Dore is open: How Vandy can earn an NCAA bid

For many Vanderbilt fans, anything short of an NCAA bid would mean failure this season – failure for a team with a great deal of talent and skill. But what does it take to make the NCAA tournament? The short answer is that nobody knows. There is always a surprise or two on Selection Sunday, but typically at least 61 or 62 teams are fairly confident in their chances when they sit down and watch the selection show to find out their first round opponent.

How could so many teams be so confident heading into Selection Sunday? Because it is well known what factors are most important to the committee in charge of picking the NCAA tournament field. These factors include RPI, quality wins, "bad" losses, conference record, the strength of the conference, road/neutral record, and how a team finished the season.

An analysis of these factors and others should give Vanderbilt fans a much better idea of what it will take for the Commodores to make the tournament this season. Is 8-8 in the SEC plus one or two tournament wins good enough? Do the ‘Dores have to run the table? Let's find out.

It all starts with the Commodores' situation in the present. As of today, Vanderbilt is 13-8 (4-6 SEC). Having played the 39th toughest schedule in the country, they are 3-4 against the top 50 teams in the RPI standings, but 0-3 against teams ranked 51-100. Against teams ranked below 100, the Commodores are 10-1, with the sole loss being on the road against Georgia Tech. All those factors combine to make Vanderbilt the #58 ranked team in the RPI standings through Sunday's games. For reference, the other teams in the high 50's are Virginia, Temple, and Houston. The "Bubble Teams" are usually around the mid to high 40's in the RPI – teams that fall in that category right now include Alabama, Kentucky, Air Force, Western Kentucky, UAB, Old Dominion, and South Carolina. Vanderbilt's road wins – against Georgetown, Dayton, and Kentucky – are given extra weight in the RPI formula.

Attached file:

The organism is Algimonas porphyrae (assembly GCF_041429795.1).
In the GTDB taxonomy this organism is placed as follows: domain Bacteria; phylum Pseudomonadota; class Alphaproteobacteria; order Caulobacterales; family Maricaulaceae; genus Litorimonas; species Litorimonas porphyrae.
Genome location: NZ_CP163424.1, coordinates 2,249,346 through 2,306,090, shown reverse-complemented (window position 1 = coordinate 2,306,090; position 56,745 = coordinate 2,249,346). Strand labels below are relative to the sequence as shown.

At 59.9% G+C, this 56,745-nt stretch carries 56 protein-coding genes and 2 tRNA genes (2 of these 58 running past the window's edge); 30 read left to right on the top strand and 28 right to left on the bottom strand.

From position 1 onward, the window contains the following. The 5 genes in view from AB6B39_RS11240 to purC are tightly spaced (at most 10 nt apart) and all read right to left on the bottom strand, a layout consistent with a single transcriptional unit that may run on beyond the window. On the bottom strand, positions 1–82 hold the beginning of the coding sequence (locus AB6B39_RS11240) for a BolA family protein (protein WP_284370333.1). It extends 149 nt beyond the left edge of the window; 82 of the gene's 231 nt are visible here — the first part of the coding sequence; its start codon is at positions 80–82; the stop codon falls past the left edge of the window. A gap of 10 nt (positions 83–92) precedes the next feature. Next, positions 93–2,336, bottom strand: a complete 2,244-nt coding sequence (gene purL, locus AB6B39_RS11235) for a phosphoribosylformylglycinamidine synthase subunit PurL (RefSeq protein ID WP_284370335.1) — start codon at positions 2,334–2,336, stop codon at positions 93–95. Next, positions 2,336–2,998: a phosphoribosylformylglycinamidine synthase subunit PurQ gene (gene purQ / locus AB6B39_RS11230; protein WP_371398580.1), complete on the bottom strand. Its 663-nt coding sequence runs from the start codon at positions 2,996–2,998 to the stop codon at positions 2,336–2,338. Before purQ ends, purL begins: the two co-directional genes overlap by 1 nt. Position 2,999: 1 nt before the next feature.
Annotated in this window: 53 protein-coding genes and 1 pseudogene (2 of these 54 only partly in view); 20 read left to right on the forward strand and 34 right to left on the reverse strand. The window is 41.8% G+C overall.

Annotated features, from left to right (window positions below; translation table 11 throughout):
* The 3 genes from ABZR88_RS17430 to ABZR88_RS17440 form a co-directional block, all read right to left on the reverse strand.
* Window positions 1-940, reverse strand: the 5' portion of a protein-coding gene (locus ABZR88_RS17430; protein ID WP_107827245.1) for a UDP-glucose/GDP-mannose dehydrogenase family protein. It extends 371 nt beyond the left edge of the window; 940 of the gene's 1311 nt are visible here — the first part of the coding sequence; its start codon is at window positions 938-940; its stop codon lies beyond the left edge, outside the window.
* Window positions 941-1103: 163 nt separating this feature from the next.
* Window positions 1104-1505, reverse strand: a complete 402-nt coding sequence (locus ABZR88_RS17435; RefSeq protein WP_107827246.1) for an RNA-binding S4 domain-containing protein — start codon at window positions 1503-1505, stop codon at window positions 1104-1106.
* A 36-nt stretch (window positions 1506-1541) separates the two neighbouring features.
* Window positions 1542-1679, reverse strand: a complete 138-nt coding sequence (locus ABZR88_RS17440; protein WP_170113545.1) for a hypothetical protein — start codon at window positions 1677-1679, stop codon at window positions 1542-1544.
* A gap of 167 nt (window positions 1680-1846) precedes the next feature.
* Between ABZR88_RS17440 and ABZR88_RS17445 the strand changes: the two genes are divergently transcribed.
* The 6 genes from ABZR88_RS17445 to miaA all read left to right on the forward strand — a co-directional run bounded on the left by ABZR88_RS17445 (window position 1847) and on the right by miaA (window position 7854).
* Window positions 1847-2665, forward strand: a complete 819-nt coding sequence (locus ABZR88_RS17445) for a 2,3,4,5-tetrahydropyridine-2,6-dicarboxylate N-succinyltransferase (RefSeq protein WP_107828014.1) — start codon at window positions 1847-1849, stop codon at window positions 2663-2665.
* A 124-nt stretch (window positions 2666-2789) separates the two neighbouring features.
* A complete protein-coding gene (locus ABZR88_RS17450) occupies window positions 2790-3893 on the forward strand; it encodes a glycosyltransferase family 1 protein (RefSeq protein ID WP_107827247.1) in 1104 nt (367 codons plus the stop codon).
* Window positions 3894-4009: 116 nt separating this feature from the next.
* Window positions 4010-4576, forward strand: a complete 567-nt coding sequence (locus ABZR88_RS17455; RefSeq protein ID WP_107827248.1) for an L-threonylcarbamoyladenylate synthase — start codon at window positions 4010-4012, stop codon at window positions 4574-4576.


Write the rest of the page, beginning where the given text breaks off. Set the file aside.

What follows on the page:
As most fans probably know, Vanderbilt's remaining regular season games include three home games and three away games. Vandy plays in Nashville against Florida, LSU, and Tennessee; they go on the road to play Ole Miss, UGA, and South Carolina. Going undefeated in these 6 games would leave Vandy at 19-8 (10-6) heading into the SEC tournament. It is almost unheard of for a team with 19 wins, 10 conference wins, and multiple quality road victories to be passed up on Selection Sunday, regardless of their performance in the conference tournament. However, if Vanderbilt only goes 3-3, they will fall to 16-11 (7-9). Their RPI will continue to hover in the mid to high 50's, and they would likely not make the tournament without winning the SEC tournament. The borderline cases fall between these two scenarios. If Vanderbilt goes 5-1 or 4-2 in their remaining 6 regular season games, it is unclear how things will sort out.

In those cases, it is important to look at the entire SEC for two reasons. One, the conference's overall strength effects how Vanderbilt will be perceived – the stronger the SEC, the more impressive Vanderbilt's mediocre conference record will appear. The second reason is that it matters where Vanderbilt ranks in the SEC: not necessarily in wins and losses, but in the eyes of the Selection Committee.

This year was supposed to be a "down" year for the SEC, but that is not how things have turned out. Measured by the omnipresent RPI, the SEC is the 4th strongest conference in NCAA hoops – behind only the Big 10, Big East, and ACC. The SEC is ranked in a statistical tie with the ACC, separated by only .0018 in the RPI formula. On the other hand, the SEC is significantly ahead of the rest of the NCAA's conferences by this measure. The Big 12, ranked as the 5th strongest conference, is .0169 behind the SEC – that's a bigger gap than the gap between the SEC and the #1 conference in the nation! For those who don't buy into the RPI, there are other objective measures to use. The SEC's win-loss record also ranks 4th in the country. The SEC also played a more difficult non-conference schedule than every major conference besides the Big East.

Overall, the SEC is statistically as strong as the ACC this season by almost any measure except ESPN hype. In a typical year, either five or six SEC teams are invited to March Madness. Thus, being the 5th best team in the SEC would almost be a "lock" for the tournament, but being the 7th best team makes you a strong NIT team. This season, the SEC's strength relative to other major conferences seems to be about average. Therefore, the top five teams in the SEC can breathe easy on Selection Sunday, and the bottom six should not get their hopes up. There will only be one true SEC "bubble" team – the one in sixth place.